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    Improving the accuracy and comfort of intravitreal injections

    Mainstay treatment requires accurate positioning, depth and angle of the injection needle


    Addressing the discomfort of the procedure

    Despite the fact that the use of both a surgical drape and speculum are advised to lower the risk of infection during injections, studies have shown that this sterile procedure can have a negative impact on the patient’s perception of the treatment. In one study, 53% of patients indicated that placement of the drape caused feelings of claustrophobia and anxiety, plus the use of a speculum accounted for a high level of stress, second only to the pain during needle insertion.1,2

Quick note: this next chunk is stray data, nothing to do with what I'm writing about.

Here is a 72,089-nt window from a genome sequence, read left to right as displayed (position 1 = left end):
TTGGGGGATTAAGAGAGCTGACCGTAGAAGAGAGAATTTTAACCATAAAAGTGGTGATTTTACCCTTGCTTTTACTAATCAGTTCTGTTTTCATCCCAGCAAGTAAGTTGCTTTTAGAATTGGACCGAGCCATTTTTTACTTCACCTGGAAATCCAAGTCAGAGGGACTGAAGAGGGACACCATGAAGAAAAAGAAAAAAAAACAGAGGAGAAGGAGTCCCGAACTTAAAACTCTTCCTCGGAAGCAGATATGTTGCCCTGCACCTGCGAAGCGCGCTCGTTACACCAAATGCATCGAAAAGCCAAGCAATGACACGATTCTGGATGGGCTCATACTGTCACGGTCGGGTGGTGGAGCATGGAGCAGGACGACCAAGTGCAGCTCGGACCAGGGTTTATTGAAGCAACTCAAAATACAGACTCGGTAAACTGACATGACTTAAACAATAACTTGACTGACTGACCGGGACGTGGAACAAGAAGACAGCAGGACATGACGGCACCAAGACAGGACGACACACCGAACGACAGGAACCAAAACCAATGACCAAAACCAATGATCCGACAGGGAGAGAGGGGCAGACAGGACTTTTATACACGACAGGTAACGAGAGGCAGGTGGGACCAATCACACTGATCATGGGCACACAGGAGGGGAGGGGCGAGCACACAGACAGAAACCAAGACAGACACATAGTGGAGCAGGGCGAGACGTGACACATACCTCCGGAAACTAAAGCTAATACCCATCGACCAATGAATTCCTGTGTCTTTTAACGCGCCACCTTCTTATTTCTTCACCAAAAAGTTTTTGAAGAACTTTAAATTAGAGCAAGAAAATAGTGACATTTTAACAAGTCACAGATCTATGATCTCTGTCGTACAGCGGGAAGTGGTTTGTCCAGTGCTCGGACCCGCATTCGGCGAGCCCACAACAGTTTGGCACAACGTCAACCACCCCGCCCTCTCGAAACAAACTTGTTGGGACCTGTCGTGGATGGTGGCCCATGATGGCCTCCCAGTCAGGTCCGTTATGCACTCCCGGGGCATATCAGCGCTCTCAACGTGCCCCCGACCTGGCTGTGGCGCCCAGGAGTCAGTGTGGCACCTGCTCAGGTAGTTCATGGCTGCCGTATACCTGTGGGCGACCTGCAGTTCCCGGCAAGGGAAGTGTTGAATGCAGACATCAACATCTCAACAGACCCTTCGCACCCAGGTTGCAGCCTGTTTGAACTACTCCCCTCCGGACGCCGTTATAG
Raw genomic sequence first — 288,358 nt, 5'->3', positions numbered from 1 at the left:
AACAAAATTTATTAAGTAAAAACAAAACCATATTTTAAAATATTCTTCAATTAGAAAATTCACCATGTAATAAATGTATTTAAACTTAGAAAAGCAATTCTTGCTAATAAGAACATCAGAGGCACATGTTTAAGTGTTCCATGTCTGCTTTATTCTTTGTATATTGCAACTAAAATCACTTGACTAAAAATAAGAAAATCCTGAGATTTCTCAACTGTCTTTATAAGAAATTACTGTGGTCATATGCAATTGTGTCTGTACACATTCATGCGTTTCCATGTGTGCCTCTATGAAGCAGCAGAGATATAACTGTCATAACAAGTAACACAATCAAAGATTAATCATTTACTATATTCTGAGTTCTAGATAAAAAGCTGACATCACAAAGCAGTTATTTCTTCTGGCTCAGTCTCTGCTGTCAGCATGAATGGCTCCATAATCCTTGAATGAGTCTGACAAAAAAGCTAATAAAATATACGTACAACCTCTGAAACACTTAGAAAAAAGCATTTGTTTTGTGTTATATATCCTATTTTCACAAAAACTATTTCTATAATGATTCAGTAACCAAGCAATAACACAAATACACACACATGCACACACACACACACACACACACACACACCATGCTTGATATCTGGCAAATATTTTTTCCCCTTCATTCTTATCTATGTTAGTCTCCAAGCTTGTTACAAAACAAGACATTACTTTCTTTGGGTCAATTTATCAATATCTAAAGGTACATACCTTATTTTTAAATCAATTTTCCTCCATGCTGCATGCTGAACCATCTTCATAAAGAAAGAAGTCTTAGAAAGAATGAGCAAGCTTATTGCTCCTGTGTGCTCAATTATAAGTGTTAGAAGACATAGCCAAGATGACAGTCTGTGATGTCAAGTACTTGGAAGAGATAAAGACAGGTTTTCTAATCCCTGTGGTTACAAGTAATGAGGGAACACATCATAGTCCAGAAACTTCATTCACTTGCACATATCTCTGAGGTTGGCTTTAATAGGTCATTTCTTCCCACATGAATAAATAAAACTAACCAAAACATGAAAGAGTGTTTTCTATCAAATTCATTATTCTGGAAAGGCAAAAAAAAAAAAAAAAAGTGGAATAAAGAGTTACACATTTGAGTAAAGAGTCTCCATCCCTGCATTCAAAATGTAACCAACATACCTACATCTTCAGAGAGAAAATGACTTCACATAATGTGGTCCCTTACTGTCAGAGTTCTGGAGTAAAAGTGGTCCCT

To address these issues, I decided to see if I could come up with a better solution. This, in collaboration with the innovation panel at Plymouth Hospitals NHS Trust, led to the development of an intravitreal injection guide (IVT; Malosa Medical/Beaver-Visitec International), a device which eliminates the need for a surgical drape and speculum during the IVT injection procedure, largely due to a built-in lash guard.

    In addition, the cylindrical chamber of the injection guide is designed for use with a 30-gauge needle to improve patient tolerance and reduce the pain patients feel during needle insertion.


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